Foreign businessmen in Saudi Arabia are concerned that last week’s Riyadh attacks will change the way international firms do business in the Kingdom. Diplomats said no major companies investing in Saudi Arabia were leaving, but employees are heading home.
"Employees and families of large firms are leaving in very significant numbers, including many Americans," an anonymous Western diplomat said to AP. He added that companies could insist on increasing security for Western employees or replace Westerners with employees from other regions, such as Asia.
Last Monday’s attacks hit three compounds housing Saudi expatriates. The country has six million expatriate workers including about 35,000 Americans and 30,000 Britons. Saudi King Fahd linked the attacks to government reform efforts.
Muslim extremists believe the US is attempting to impose social reforms on the Kingdom following the September 11, 2001, attacks on the World Trade Center and Pentagon.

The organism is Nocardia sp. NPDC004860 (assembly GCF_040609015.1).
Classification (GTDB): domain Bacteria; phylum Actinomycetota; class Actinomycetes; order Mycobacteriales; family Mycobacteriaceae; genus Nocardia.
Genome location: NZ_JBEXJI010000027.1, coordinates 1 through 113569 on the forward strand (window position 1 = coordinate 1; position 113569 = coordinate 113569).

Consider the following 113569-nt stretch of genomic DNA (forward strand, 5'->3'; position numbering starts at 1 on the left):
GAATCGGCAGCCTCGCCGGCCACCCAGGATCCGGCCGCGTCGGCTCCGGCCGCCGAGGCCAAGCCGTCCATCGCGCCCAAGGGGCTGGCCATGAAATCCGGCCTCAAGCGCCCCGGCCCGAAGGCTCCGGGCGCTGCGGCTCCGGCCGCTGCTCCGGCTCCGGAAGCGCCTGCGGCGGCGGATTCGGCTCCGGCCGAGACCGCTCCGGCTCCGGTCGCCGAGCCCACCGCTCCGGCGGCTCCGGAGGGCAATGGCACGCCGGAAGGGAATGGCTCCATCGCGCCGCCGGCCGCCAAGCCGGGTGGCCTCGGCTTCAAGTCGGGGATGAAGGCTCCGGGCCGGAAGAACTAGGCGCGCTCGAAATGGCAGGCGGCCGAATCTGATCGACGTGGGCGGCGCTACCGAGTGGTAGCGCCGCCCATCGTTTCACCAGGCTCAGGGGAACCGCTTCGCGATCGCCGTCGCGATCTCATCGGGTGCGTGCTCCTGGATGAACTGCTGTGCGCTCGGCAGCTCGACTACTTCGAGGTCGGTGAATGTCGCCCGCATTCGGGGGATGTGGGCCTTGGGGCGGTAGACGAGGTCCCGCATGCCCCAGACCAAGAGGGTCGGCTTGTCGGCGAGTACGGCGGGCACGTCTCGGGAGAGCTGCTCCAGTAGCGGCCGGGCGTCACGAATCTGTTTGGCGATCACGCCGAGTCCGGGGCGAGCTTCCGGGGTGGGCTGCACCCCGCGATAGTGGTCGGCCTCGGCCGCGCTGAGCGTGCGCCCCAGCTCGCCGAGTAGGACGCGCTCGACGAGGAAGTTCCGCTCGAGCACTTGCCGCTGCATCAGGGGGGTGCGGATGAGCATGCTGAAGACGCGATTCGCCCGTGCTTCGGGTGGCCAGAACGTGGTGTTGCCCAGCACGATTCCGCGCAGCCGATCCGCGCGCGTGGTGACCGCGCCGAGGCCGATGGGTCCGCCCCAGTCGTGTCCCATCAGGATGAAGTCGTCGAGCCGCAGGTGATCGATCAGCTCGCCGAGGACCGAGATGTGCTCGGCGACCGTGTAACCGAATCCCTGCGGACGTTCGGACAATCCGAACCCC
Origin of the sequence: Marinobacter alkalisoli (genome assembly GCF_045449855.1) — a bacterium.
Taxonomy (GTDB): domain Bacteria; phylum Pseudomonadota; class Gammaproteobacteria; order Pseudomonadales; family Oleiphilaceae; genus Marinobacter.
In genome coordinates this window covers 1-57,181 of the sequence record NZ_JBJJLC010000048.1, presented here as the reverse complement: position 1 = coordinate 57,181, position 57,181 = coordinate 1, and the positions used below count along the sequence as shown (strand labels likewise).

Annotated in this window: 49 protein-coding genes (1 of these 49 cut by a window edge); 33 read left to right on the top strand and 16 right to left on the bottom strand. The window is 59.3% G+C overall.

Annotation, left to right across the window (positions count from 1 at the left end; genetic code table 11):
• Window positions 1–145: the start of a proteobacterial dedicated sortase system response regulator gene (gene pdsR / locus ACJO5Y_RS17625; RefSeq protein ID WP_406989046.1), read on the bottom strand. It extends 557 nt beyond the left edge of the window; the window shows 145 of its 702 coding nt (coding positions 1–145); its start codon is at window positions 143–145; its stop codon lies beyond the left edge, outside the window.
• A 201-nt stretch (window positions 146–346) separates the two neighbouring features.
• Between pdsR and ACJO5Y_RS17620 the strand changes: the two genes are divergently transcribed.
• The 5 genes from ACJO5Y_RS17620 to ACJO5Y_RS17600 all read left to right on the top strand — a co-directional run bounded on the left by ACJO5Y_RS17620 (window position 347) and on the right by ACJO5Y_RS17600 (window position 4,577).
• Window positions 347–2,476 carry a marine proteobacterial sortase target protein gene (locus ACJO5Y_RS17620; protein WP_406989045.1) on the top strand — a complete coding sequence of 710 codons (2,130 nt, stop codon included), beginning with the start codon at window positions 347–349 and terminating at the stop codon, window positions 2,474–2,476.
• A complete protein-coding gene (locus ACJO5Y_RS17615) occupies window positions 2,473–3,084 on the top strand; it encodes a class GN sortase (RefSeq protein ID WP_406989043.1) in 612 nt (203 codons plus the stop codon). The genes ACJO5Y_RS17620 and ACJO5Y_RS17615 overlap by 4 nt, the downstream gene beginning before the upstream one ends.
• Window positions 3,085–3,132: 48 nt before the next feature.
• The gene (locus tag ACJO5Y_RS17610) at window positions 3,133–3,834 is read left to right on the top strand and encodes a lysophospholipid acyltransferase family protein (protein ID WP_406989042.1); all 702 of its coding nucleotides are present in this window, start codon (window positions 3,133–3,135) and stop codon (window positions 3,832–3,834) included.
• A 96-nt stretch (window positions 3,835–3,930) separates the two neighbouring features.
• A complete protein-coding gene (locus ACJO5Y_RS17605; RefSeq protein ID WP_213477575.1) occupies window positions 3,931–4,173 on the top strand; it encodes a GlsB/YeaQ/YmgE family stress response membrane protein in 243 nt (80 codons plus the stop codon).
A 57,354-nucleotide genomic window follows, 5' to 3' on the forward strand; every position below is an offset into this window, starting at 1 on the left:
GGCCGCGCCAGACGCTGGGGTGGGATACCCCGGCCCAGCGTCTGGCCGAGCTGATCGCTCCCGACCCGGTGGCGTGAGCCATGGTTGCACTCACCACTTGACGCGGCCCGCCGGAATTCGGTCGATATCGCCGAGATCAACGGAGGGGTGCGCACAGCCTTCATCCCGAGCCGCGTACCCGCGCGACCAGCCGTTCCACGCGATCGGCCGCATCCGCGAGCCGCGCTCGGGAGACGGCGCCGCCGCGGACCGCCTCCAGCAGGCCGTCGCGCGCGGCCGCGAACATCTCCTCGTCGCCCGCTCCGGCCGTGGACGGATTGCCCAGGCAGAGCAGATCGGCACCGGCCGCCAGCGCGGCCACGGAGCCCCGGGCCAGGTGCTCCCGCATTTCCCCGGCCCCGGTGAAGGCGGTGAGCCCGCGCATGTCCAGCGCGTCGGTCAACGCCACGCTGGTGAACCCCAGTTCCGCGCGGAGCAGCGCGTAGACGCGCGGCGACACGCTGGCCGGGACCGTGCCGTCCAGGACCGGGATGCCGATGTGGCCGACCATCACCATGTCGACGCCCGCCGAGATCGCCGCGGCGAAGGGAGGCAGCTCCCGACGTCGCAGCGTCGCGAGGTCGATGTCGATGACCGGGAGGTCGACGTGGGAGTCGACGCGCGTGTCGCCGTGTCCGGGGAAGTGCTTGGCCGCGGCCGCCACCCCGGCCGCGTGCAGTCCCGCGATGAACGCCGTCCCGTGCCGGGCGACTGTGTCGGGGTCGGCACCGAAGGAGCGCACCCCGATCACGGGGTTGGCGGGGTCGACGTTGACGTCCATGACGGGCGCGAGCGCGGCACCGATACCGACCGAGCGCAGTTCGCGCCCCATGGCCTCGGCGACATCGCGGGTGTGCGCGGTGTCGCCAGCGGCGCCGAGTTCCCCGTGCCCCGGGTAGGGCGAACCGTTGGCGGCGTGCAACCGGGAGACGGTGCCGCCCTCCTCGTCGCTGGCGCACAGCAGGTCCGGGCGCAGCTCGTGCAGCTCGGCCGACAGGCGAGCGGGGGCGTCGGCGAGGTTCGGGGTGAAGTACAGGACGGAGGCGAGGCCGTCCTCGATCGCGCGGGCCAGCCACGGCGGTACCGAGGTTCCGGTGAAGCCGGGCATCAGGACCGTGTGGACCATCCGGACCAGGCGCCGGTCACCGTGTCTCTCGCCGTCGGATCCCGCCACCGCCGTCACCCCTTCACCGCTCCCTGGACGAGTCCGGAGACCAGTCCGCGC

Direct foreign investment into Saudi Arabia is estimated at $11 billion. In a bid to attract foreign financing into the Kingdom, the nation’s Shura consultative council recently approved tax cuts on foreign firms’ profits from 45 percent to 25 percent.
The legislation offers tax exemptions for foreign investment, particularly for spending on research, development, and geological studies. It also allows losses to be carried over from one year to the next. In joint ventures with Saudi partners, taxes will be imposed on the foreign firm’s share. The measure also sets taxes at five percent on sales of tickets, freight, and mail for international airlines operating in the Kingdom. —
© 2003 Mena Report (www.menareport.com )